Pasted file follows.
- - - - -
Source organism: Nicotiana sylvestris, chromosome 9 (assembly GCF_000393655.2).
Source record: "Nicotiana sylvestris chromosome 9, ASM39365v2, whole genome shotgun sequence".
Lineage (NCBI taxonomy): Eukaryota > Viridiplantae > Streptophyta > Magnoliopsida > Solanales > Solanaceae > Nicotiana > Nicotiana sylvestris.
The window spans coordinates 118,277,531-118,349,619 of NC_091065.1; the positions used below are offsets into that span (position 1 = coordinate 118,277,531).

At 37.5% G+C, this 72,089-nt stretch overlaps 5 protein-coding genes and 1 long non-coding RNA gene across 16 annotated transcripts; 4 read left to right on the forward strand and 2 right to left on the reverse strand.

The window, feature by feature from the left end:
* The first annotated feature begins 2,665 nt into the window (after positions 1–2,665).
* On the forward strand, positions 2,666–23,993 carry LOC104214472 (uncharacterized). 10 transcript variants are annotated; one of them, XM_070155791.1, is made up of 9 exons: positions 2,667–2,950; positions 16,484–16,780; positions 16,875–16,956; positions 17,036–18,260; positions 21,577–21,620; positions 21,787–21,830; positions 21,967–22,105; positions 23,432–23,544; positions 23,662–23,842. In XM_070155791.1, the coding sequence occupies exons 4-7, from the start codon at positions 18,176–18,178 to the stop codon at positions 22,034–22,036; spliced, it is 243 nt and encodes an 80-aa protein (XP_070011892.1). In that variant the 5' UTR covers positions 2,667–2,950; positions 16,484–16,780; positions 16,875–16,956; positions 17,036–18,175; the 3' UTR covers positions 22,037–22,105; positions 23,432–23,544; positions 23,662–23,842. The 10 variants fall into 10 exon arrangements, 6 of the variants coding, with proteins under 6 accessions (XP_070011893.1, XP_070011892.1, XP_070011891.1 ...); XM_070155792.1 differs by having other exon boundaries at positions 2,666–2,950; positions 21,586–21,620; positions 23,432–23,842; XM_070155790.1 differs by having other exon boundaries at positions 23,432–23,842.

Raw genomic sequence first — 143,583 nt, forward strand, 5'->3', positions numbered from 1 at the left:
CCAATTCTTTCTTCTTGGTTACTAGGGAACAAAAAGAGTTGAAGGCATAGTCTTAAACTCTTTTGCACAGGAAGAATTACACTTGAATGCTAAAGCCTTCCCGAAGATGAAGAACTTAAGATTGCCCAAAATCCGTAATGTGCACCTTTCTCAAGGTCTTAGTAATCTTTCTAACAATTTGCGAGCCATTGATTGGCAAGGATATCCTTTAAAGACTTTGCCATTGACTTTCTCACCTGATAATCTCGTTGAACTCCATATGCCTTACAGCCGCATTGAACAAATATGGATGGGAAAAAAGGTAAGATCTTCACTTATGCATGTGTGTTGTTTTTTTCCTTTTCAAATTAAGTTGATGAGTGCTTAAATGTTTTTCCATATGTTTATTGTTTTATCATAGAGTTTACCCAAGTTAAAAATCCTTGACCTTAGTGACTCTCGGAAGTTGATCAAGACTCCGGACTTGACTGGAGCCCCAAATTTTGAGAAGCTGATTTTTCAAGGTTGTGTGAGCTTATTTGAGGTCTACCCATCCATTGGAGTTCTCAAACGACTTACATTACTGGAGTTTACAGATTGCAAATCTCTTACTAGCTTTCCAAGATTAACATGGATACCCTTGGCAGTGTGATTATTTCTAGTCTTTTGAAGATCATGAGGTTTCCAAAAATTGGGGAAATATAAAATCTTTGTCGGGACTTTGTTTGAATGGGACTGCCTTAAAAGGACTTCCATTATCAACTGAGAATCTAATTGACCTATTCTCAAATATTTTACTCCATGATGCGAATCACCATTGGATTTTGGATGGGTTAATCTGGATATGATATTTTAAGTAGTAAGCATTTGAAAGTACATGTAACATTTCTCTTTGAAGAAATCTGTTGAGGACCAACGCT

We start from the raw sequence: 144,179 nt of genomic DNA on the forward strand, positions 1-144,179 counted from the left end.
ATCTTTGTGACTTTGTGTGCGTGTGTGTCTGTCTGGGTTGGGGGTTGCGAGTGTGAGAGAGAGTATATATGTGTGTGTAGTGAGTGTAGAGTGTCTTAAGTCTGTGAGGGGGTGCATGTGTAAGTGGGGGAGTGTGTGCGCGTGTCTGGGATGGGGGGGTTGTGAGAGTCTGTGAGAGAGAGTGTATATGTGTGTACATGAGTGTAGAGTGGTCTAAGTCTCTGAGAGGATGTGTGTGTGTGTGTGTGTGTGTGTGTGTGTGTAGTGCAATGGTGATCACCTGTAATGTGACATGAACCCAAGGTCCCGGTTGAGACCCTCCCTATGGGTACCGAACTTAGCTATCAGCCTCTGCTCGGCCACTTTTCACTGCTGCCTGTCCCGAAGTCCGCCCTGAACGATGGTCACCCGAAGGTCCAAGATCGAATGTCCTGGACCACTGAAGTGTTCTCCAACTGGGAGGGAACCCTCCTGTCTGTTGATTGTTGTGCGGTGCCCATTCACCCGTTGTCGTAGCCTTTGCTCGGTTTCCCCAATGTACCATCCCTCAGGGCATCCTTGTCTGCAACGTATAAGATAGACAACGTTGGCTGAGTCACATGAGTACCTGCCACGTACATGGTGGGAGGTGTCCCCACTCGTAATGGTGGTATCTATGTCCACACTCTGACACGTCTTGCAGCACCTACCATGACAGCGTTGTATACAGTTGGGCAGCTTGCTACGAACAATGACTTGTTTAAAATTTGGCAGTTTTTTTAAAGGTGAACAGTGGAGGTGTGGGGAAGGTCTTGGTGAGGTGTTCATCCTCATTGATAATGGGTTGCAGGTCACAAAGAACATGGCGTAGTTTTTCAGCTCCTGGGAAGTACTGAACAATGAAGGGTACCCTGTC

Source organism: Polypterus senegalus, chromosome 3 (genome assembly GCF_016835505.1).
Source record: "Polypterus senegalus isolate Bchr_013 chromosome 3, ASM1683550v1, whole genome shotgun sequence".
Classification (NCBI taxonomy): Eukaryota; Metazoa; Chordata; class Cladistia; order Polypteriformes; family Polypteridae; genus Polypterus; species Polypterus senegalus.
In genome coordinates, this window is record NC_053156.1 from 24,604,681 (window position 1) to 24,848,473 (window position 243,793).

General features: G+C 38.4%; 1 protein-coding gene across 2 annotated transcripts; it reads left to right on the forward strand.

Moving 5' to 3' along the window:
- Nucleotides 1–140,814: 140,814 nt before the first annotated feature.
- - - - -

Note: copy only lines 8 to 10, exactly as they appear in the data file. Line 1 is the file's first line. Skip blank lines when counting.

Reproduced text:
* On the forward strand, positions 2,666–23,993 carry LOC104214472 (uncharacterized). 10 transcript variants are annotated; one of them, XM_070155791.1, is made up of 9 exons: positions 2,667–2,950; positions 16,484–16,780; positions 16,875–16,956; positions 17,036–18,260; positions 21,577–21,620; positions 21,787–21,830; positions 21,967–22,105; positions 23,432–23,544; positions 23,662–23,842. In XM_070155791.1, the coding sequence occupies exons 4-7, from the start codon at positions 18,176–18,178 to the stop codon at positions 22,034–22,036; spliced, it is 243 nt and encodes an 80-aa protein (XP_070011892.1). In that variant the 5' UTR covers positions 2,667–2,950; positions 16,484–16,780; positions 16,875–16,956; positions 17,036–18,175; the 3' UTR covers positions 22,037–22,105; positions 23,432–23,544; positions 23,662–23,842. The 10 variants fall into 10 exon arrangements, 6 of the variants coding, with proteins under 6 accessions (XP_070011893.1, XP_070011892.1, XP_070011891.1 ...); XM_070155792.1 differs by having other exon boundaries at positions 2,666–2,950; positions 21,586–21,620; positions 23,432–23,842; XM_070155790.1 differs by having other exon boundaries at positions 23,432–23,842.

Raw genomic sequence first — 143,583 nt, forward strand, 5'->3', positions numbered from 1 at the left:
CCAATTCTTTCTTCTTGGTTACTAGGGAACAAAAAGAGTTGAAGGCATAGTCTTAAACTCTTTTGCACAGGAAGAATTACACTTGAATGCTAAAGCCTTCCCGAAGATGAAGAACTTAAGATTGCCCAAAATCCGTAATGTGCACCTTTCTCAAGGTCTTAGTAATCTTTCTAACAATTTGCGAGCCATTGATTGGCAAGGATATCCTTTAAAGACTTTGCCATTGACTTTCTCACCTGATAATCTCGTTGAACTCCATATGCCTTACAGCCGCATTGAACAAATATGGATGGGAAAAAAGGTAAGATCTTCACTTATGCATGTGTGTTGTTTTTTTCCTTTTCAAATTAAGTTGATGAGTGCTTAAATGTTTTTCCATATGTTTATTGTTTTATCATAGAGTTTACCCAAGTTAAAAATCCTTGACCTTAGTGACTCTCGGAAGTTGATCAAGACTCCGGACTTGACTGGAGCCCCAAATTTTGAGAAGCTGATTTTTCAAGGTTGTGTGAGCTTATTTGAGGTCTACCCATCCATTGGAGTTCTCAAACGACTTACATTACTGGAGTTTACAGATTGCAAATCTCTTACTAGCTTTCCAAGATTAACATGGATACCCTTGGCAGTGTGATTATTTCTAGTCTTTTGAAGATCATGAGGTTTCCAAAAATTGGGGAAATATAAAATCTTTGTCGGGACTTTGTTTGAATGGGACTGCCTTAAAAGGACTTCCATTATCAACTGAGAATCTAATTGACCTATTCTCAAATATTTTACTCCATGATGCGAATCACCATTGGATTTTGGATGGGTTAATCTGGATATGATATTTTAAGTAGTAAGCATTTGAAAGTACATGTAACATTTCTCTTTGAAGAAATCTGTTGAGGACCAACGCT